The Fukushima Dai'ichi nuclear accident presents challenging circumstances for disaster recovery in coastal communities, as ongoing uncertainties around the nuclear plant's decommissioning may create new risks in the future. Within disaster risk studies, inherent resilience – informal practices of resilience sustained through social memory and everyday actions – is seen as important for longer-term recovery. Yet whilst inherent resilience has been studied for acute disasters like earthquakes and hurricanes, less is known about inherent resilience under major and long-term environmental change of the kind seen in Fukushima. Through interview-based research in the Soma area of Fukushima Prefecture, Japan, this paper thus evaluates the potential for inherent resilience practices to support recovery when communities may have to respond multiple times as new setbacks emerge. We show that despite the challenging situation in Soma, inherent resilience practices have helped recovery on the coast by re-establishing a sense of identity and purpose for fishing communities in particular. Equally, however, we also find that ongoing uncertainty about the nuclear plant and emerging pressures linked to climate change make the full re-establishment of some cultural practices associated with inherent resilience difficult. Our findings contribute to existing research by showing that although inherent resilience may well help communities maintain core functions in a way formal institutional support cannot, changes to the physical environment of the kind seen in Fukushima may affect daily living and social relations to the extent it becomes difficult to undertake practices necessary to sustain social memory and community relations.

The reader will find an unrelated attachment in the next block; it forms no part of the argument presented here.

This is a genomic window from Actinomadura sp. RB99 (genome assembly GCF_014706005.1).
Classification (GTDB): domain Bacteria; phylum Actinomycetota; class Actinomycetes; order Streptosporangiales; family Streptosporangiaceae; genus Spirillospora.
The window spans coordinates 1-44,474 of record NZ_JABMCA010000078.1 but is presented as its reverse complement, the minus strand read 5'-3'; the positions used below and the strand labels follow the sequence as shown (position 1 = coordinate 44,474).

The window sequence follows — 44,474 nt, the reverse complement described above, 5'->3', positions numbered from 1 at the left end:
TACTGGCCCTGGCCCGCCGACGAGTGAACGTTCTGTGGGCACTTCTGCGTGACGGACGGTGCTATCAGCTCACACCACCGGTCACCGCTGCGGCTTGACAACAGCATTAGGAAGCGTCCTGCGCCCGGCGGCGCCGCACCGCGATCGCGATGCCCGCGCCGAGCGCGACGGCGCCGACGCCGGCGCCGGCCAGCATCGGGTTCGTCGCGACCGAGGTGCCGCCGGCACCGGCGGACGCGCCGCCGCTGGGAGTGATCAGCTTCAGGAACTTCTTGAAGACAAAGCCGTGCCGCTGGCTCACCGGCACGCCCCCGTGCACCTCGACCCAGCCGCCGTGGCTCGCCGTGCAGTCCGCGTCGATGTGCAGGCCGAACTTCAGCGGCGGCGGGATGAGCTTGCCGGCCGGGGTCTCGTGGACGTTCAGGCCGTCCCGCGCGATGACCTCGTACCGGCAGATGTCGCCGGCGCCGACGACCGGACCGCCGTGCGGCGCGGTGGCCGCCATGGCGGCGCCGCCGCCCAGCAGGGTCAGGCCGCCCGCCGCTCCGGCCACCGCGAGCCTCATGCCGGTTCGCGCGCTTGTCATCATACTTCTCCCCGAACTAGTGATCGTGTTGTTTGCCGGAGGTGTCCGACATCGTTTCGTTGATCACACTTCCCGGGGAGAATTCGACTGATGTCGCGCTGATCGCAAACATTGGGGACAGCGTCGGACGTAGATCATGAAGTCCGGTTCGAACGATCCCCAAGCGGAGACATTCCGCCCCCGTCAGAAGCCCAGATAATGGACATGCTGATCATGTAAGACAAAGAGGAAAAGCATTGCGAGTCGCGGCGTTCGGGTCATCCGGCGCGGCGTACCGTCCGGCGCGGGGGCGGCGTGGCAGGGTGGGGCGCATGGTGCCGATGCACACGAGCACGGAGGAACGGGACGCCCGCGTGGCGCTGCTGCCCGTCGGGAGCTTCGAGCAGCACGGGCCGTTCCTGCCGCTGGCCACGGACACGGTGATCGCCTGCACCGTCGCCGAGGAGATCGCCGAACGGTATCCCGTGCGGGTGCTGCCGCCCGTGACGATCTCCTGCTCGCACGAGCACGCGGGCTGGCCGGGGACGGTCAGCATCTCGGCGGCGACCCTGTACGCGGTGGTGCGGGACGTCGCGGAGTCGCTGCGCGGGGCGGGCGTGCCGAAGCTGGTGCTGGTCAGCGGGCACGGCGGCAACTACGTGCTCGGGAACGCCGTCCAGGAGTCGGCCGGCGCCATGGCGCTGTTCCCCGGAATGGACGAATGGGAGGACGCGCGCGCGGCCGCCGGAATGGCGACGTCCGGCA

- post-disaster recovery